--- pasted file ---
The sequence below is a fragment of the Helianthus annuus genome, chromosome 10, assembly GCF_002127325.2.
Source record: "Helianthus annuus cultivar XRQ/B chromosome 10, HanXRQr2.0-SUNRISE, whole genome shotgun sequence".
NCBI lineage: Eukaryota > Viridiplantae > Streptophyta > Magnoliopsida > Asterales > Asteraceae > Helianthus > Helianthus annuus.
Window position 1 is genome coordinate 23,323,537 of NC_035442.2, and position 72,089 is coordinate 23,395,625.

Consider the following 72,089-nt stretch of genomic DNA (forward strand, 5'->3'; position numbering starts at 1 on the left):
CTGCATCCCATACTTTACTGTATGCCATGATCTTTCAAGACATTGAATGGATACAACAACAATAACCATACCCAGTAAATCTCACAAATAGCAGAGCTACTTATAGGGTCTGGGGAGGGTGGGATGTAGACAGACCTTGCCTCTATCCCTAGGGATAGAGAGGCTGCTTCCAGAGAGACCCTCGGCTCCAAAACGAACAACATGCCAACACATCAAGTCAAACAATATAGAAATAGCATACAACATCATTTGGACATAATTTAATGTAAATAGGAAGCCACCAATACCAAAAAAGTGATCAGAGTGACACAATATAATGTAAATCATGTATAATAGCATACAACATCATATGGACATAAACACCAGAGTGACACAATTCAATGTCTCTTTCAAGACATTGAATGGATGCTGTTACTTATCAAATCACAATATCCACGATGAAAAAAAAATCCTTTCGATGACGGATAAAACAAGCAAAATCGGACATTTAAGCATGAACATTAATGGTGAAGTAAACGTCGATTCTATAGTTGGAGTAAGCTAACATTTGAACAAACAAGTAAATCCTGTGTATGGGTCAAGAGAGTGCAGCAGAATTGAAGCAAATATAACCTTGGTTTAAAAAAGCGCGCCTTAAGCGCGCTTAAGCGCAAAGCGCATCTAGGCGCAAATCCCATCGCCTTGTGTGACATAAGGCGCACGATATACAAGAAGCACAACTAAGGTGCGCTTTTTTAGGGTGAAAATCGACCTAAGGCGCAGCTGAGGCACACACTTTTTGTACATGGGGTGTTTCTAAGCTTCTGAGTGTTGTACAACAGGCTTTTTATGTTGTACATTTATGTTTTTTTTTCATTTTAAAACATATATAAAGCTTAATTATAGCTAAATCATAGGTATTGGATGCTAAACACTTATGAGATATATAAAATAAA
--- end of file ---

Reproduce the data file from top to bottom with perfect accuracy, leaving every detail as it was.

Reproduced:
The sequence below is a fragment of the Helianthus annuus genome, chromosome 10, assembly GCF_002127325.2.
Source record: "Helianthus annuus cultivar XRQ/B chromosome 10, HanXRQr2.0-SUNRISE, whole genome shotgun sequence".
NCBI lineage: Eukaryota > Viridiplantae > Streptophyta > Magnoliopsida > Asterales > Asteraceae > Helianthus > Helianthus annuus.
Window position 1 is genome coordinate 23,323,537 of NC_035442.2, and position 72,089 is coordinate 23,395,625.

Consider the following 72,089-nt stretch of genomic DNA (forward strand, 5'->3'; position numbering starts at 1 on the left):
CTGCATCCCATACTTTACTGTATGCCATGATCTTTCAAGACATTGAATGGATACAACAACAATAACCATACCCAGTAAATCTCACAAATAGCAGAGCTACTTATAGGGTCTGGGGAGGGTGGGATGTAGACAGACCTTGCCTCTATCCCTAGGGATAGAGAGGCTGCTTCCAGAGAGACCCTCGGCTCCAAAACGAACAACATGCCAACACATCAAGTCAAACAATATAGAAATAGCATACAACATCATTTGGACATAATTTAATGTAAATAGGAAGCCACCAATACCAAAAAAGTGATCAGAGTGACACAATATAATGTAAATCATGTATAATAGCATACAACATCATATGGACATAAACACCAGAGTGACACAATTCAATGTCTCTTTCAAGACATTGAATGGATGCTGTTACTTATCAAATCACAATATCCACGATGAAAAAAAAATCCTTTCGATGACGGATAAAACAAGCAAAATCGGACATTTAAGCATGAACATTAATGGTGAAGTAAACGTCGATTCTATAGTTGGAGTAAGCTAACATTTGAACAAACAAGTAAATCCTGTGTATGGGTCAAGAGAGTGCAGCAGAATTGAAGCAAATATAACCTTGGTTTAAAAAAGCGCGCCTTAAGCGCGCTTAAGCGCAAAGCGCATCTAGGCGCAAATCCCATCGCCTTGTGTGACATAAGGCGCACGATATACAAGAAGCACAACTAAGGTGCGCTTTTTTAGGGTGAAAATCGACCTAAGGCGCAGCTGAGGCACACACTTTTTGTACATGGGGTGTTTCTAAGCTTCTGAGTGTTGTACAACAGGCTTTTTATGTTGTACATTTATGTTTTTTTTTCATTTTAAAACATATATAAAGCTTAATTATAGCTAAATCATAGGTATTGGATGCTAAACACTTATGAGATATATAAAATAAA